Get the answers to your questions about heart health.
Find out answers to your heart-health questions in our heart-healthy diet FAQs, such as "Does coffee increase cardiovascular risk—or not? I keep getting conflicting reports"; "Can excess iron cause heart disease"; and "What are healthy and unhealthy fats?"
Does coffee increase cardiovascular risk—or not? I keep getting conflicting reports.
After years of hearing that coffee might be hazardous to our hearts, we learned that drinking java might not be so bad for us after all. Growing research, in fact, was (and is) starting to suggest that coffee might offer health benefits, such as improved memory and reduced risk for diabetes. But a recent study (in Epidemiology, September 2006), which suggested that an occasional cup of coffee could trigger a first heart attack in sedentary people, or those at high risk for cardiovascular disease, reignited the great coffee debate. Does drinking coffee harm—or help—health?
There’s just no hard evidence either way, says Alice Lichtenstein, D.Sc., director of the Cardiovascular Nutrition Laboratory at the USDA Human Nutrition Research Center on Aging at Tufts University and an EatingWell advisor. “We’re not telling people that they shouldn’t drink coffee, but it’s premature to recommend that they start drinking coffee to decrease their risk of anything.” Much of the research on coffee’s health impact is observational in nature, says Lichtenstein. Observational research—which generally refers to surveys that ask people about their lifestyle habits—can suggest relationships between behaviors (such as drinking coffee) and disease risk; it can’t, however, prove that a behavior is the cause of the observed effect, says Lichtenstein.
In the face of uncertain science, what’s a java lover to do? Enjoy your morning cup (or two) of coffee—watching the cream and sugar, of course. Focus on bigger-picture heart-healthy behaviors, such as eating a healthy diet—rich in vegetables, fruits, whole grains and lean proteins—and getting plenty of exercise. Doing so can help you maintain a healthy weight and keep your cholesterol level and blood pressure within healthy ranges—all factors that go a long way in reducing your risk for cardiovascular disease.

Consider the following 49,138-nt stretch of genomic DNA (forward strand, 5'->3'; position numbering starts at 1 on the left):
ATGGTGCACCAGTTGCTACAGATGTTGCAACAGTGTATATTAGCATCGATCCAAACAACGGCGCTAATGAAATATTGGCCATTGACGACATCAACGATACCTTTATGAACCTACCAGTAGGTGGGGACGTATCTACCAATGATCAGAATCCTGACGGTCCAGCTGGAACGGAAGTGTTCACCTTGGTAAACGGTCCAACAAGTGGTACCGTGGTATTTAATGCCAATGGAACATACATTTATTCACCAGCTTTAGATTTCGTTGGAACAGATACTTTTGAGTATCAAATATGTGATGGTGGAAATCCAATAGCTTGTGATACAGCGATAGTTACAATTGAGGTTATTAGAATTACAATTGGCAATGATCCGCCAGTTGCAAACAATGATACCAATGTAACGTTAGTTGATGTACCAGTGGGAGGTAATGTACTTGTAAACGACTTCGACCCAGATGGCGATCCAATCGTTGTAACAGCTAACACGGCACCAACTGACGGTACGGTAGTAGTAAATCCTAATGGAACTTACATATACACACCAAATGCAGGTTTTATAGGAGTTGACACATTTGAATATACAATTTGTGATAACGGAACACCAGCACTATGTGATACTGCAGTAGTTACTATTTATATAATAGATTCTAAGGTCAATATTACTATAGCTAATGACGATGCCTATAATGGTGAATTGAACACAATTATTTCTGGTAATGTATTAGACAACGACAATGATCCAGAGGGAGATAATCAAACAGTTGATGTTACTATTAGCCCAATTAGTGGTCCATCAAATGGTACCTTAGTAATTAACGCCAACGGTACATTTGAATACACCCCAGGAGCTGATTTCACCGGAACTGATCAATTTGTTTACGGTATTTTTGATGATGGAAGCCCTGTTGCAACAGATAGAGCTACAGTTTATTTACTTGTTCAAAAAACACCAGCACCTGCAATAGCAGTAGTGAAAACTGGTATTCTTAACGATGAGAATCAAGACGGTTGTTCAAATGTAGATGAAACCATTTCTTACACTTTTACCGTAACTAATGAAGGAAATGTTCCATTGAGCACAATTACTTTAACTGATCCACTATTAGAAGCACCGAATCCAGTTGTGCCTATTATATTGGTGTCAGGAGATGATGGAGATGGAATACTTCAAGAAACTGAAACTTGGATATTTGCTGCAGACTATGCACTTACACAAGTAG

I've heard that excess iron can cause heart disease. Is that true?
In the 1980s, studies emerged that linked elevated iron stores to increased risk of heart disease. However, follow-up studies provided mixed support for this connection, finding no association with total iron intake but some link with heme iron intake from animal sources. For now, it is recommended that those who are not at risk of iron deficiency avoid excess iron intake (via iron supplements and highly fortified foods).
I'm always hearing about "healthy" and "unhealthy" fats; what do these terms really mean?
Generally, when people speak of “healthy” fats, they’re referring to the monounsaturated and polyunsaturated kinds that help protect the heart by lowering “bad” LDL cholesterol, raising “good” HDL cholesterol, reducing inflammation of blood vessels—or a combination of all three of these effects. Monounsaturated fats (naturally found in nuts, avocados and olives) and polyunsaturated fats (omega-3s in fish and flax and the omega-6s in vegetable oils) fall into this “healthy” group.
Saturated fats and trans fats are often referred to as “bad” or “unhealthy” fats because they contribute to increased heart risk by increasing LDL cholesterol. Saturated fats are found naturally in foods of animal origin (think: butter, meats, whole-fat dairy) and are solid at room temperature. Tropical oils, including coconut and palm oil, also are rich in saturated fats. Trans fats, on the other hand, are manmade: produced when food processors “partially hydrogenate” (i.e., add extra hydrogen molecules) to unsaturated plant oils to make them more stable. This increases the shelf life of foods, which translates into a greater bottom line for manufacturers. Because trans fats have been shown to harm the heart, and nutrition experts advise avoiding foods that contain them, food companies have been required to list the trans-fat content on the nutrition labels since January 2006. But it’s important to note that if a product contains less than 0.5 gram of trans fat, the listed amount can be rounded down to 0. It’s best to avoid all processed foods that list “partially hydrogenated” on the ingredients label.
Bottom line: Not all fats are “bad.” In fact, studies show that replacing “bad” fats (saturated and trans) with “healthy” unsaturated ones from foods including fish, nuts and olives is a more effective way to help your heart than dramatically limiting overall fat intake.